Before customers start to file in for the dinner rush, unused tables at restaurants and bars that are normally closed to the public can welcome independent professionals looking for space to work.
That’s the thesis behind a new startup called WEach Seats, cofounded by husband-and-wife duo Matthew Weaver and Sarina Chernock, of Queen Village. When the couple welcomed their son Garrett into the world in April of last year, their home office was quickly flipped into a nursery.
Thus, Weaver, 39, was left without a desk for his work as a political comms specialist.
“I wanted to be close to home and have flexibility,” Weaver said. “Looking at what was available, coffee shops were not an option: you’re crammed in with no space, and they don’t care about your WiFi. And the coworking industry, they’re mostly in Center City high rises, so for us in Queen Village it wasn’t an option.”
At the end of last summer, thinking of the available space at restaurants and gastropubs, Weaver and Chernock started approaching owners to see if there was an appetite for a side of coworking.
“The idea is that we could help them create revenue on space that’s empty with no overhead,” Weaver told Technical.ly. “We’d only need one person to open up, make coffee and keep the pot filled.”
Thus far, four restaurants have signed on for opening exclusively to members of WEach Seats on weekdays from 9 a.m. to 4 p.m.: Bar One and Ela in Queen Village, Writer’s Block Rehab in the Gayborhood and Paris Wine Bar in Fairmount. The sites will have tables set up, coffee and outlets available for members. A monthly membership costs $165, while weekly access will run “WEachers” (what the startup calls its members) $55.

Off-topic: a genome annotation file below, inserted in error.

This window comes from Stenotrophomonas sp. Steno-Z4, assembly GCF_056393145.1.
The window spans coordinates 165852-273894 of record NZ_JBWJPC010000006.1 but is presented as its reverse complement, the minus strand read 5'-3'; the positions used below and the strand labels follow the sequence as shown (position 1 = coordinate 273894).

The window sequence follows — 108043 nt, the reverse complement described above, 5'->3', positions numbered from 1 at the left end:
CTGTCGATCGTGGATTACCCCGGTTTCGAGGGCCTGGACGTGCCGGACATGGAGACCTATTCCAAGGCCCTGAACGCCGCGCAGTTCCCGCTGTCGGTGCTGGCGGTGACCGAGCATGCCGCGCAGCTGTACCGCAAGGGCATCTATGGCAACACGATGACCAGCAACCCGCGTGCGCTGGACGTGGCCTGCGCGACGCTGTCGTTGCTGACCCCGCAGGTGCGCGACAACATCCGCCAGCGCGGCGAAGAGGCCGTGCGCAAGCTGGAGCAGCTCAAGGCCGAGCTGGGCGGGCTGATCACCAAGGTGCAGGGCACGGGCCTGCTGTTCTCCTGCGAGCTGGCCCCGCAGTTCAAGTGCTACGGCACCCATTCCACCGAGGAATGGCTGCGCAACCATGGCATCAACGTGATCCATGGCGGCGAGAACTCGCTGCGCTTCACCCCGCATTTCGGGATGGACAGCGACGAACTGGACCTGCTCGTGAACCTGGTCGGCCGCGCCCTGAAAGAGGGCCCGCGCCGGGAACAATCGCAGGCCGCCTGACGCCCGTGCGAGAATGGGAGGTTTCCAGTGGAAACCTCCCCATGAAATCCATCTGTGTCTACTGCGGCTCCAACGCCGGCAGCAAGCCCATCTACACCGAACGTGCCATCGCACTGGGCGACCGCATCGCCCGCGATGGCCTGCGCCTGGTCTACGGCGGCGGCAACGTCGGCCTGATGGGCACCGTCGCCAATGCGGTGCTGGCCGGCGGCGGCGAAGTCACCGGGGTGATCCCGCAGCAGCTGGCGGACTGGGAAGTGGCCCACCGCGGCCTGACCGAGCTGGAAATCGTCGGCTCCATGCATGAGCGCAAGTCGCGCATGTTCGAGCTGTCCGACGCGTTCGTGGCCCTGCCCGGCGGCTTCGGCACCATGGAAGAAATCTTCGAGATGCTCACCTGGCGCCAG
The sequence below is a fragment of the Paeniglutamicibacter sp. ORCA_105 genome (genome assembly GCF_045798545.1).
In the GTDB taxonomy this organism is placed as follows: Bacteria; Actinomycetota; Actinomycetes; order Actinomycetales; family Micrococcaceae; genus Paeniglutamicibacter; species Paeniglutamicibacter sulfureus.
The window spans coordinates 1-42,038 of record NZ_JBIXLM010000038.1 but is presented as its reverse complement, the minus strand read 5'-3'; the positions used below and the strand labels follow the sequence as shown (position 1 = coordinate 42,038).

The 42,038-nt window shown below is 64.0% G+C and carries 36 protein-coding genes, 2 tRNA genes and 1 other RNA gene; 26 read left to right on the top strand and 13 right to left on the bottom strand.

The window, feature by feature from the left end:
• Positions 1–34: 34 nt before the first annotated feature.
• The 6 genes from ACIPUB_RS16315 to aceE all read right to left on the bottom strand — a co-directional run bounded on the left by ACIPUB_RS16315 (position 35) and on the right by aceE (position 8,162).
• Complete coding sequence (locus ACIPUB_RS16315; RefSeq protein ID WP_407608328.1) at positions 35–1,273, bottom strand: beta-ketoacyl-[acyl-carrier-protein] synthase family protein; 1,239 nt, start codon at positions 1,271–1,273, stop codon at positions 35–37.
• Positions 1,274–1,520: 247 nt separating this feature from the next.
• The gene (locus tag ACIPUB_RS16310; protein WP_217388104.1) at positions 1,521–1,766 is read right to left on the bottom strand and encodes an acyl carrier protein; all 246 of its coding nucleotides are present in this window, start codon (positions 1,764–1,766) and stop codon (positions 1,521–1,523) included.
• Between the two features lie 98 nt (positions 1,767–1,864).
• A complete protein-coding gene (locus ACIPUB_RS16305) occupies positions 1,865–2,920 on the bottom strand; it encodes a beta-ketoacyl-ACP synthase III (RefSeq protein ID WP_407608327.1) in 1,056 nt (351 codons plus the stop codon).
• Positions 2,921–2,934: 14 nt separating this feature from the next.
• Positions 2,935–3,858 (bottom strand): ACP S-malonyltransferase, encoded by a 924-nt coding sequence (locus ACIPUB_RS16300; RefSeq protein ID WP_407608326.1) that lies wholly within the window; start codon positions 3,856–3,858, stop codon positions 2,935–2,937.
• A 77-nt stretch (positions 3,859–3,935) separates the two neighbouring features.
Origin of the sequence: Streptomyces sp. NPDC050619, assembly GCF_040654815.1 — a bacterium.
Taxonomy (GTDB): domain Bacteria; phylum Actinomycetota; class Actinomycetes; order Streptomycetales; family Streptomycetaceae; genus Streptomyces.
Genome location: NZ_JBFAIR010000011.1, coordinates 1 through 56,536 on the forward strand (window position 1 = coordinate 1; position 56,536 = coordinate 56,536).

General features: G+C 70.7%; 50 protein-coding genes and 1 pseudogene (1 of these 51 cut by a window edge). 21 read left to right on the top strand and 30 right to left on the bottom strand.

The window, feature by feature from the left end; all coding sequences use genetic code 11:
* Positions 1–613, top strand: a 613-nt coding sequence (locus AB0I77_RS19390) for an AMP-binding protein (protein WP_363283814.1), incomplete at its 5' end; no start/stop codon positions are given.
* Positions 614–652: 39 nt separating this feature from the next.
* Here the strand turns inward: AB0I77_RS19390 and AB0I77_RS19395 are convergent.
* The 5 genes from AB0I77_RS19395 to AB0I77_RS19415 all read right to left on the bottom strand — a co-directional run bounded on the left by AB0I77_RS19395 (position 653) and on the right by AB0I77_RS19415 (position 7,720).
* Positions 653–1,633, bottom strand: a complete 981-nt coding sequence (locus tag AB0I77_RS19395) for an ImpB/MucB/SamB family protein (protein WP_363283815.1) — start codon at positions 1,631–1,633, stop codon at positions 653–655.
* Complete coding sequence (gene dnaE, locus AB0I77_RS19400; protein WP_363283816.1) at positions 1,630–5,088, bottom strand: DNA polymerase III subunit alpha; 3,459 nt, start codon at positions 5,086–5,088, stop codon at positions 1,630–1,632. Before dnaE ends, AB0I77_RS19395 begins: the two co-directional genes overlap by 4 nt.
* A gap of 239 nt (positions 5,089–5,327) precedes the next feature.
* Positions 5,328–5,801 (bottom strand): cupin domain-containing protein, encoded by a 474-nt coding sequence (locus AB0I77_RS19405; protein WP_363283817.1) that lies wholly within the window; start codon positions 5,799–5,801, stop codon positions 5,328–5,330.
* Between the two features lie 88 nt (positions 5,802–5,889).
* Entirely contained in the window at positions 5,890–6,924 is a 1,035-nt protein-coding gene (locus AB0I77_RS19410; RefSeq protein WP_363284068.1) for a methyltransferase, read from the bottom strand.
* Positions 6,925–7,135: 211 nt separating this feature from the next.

The service is not yet live, but the company hopes to start offering the service in the coming weeks. It did, however, launch its mobile app built by Center City dev shop PromptWorks.
Mind you, the core idea behind WEach Seats is not a novel one: companies like New York-based Spacious and KettleSpace operate similar networks in four cities. Arlington, Va.-based CoworkCafe, tried out by Technical.ly DC alum Lalita Clozel, launched in 2015. This could be, though, the first attempt at restaurants-as-coworking-spaces in Philly.
At least a few possible snags come to mind. The first one being, what will happen in the afternoon hours, once restaurant staff starts running around and prepping the tables ahead of opening time? The cofounder is hoping the penchant for service found in the restaurant industry will help smooth that transition.
“They’ll know how to accommodate,” Weaver said. “We’ve spent a lot of time talking with owners and they are instructing staff to be accommodating. In our vision for this work environment, once it’s 4 p.m. people will feel encouraged to head into a happy hour, or call friends to meet for dinner.”
And will restaurateurs find it to be worth their time? Weaver, who declined to mention specifics, said the company would guarantee a daily fee for the restaurants to stay open regardless of traffic.
But most importantly: Will potential members take to it?
“Every person I’ve talked to knows at least one person who would use this,” Weaver said. “I could see this changing the work/life paradigm that people have.”-30-
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